Tuesday, November 2, 2010

Carducci - The Man, the Shirt/Try to Lower Yourself to Our Level/We Got Power 1981-1982

I remember as a teenager buying all the issues of We Got Power in real time as they came out from the very first issue. I found the issues again recently in the barn archive and I have to think they may be some of the only copies of We Got Power in the southern hemisphere. It has been at least 25 years since I have looked at some of the issues. It was a little like looking at a yearbook (that is if you went to school with Watt, Rollins, Schwartz, Markey, the McDonald Bros. and Julie from Sin 34). Countless hours were spent looking at them in the early 1980’s, often accompanied by the music covered in the magazine itself. I remembered all the “scene" photos/collages that were featured in early issues, that guy’s hand-stencilled Husker Du symbol on his army jacket (when all we all could find in the Valley was “Land Speed Record” w/insert for the upcoming tour dates), a youthful, pre-shaman Merrill Ward wearing a striped shirt, Danny Spira as a “prep,” full page photo of John Macias in tartan pants, Pettibon artwork, early Ed Colver photos including a memorable one of the Meat Puppets where they all looked a little like Bill Gates but more handsome and poorer.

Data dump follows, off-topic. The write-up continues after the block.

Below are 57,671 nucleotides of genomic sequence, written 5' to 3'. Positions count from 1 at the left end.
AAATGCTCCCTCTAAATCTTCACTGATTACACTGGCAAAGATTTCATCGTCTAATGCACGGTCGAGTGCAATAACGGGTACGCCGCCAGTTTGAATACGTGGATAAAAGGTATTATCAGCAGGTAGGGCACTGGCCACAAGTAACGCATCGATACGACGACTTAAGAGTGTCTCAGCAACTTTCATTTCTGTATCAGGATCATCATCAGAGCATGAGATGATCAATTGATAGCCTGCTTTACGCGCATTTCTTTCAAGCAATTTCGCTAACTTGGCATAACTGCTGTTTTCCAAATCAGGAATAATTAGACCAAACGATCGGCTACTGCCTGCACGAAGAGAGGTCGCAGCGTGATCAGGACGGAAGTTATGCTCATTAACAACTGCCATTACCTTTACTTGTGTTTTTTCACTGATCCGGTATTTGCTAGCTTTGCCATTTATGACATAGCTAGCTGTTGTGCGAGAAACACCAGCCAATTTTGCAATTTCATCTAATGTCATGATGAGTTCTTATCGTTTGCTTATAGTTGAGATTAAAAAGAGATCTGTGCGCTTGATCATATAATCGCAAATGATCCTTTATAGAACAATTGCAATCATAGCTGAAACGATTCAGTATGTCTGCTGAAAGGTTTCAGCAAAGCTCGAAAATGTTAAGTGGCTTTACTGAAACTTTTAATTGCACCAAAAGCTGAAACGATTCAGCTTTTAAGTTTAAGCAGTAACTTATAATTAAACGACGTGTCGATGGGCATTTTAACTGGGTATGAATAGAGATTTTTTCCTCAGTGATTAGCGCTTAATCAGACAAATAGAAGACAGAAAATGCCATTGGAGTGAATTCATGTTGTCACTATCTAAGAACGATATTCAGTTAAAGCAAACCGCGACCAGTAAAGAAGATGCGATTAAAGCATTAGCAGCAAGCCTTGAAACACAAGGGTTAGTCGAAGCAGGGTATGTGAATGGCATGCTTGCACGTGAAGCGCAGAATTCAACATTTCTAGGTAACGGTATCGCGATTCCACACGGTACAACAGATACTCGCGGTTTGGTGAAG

At the time, I noted that the first issue or two originated from Isla Vista, even though the coverage was mostly, or so it seemed, West LA. One image that really stood out was an SST ad for “The Punch Line” (SST 004) and “Pagan Icons” (SST 006) both of which were bought in real time prior to seeing the ad and to this day evoke many memories of being 13-14 and discovering the pure joy/intensity and intricacies of the music which opened wide other musics like free jazz and Beefheart in the near future. Air guitar to Ginn w/walkman was easy enough – Baiza was now another matter. That ad featuring the Carducci shirt was an inside joke that I didn’t get until Rock and the Pop Narcotic (the first edition) fell on me like a ton of bricks. It was an articulation of an SST-centric worldview that I held privately and shared with all but had not yet seen in print and to which I could now point others to. In retrospect, I have to acknowledge that We Got Power played a role in shaping my SSTphilia now in its third decade. When people talked about “the year punk broke,” I directed them to Rock and the Pop Narcotic, the We Got Power film empire and the review of the first Meat Puppets lp in We Got Power. It only confirmed what we already knew to be the case of the historical import of what Ginn had started in the 70’s. Enjoy Overkill live in Goleta, a collage with Watt and the always entertaining Misfits in great form from Issue No. 2 in 1982.

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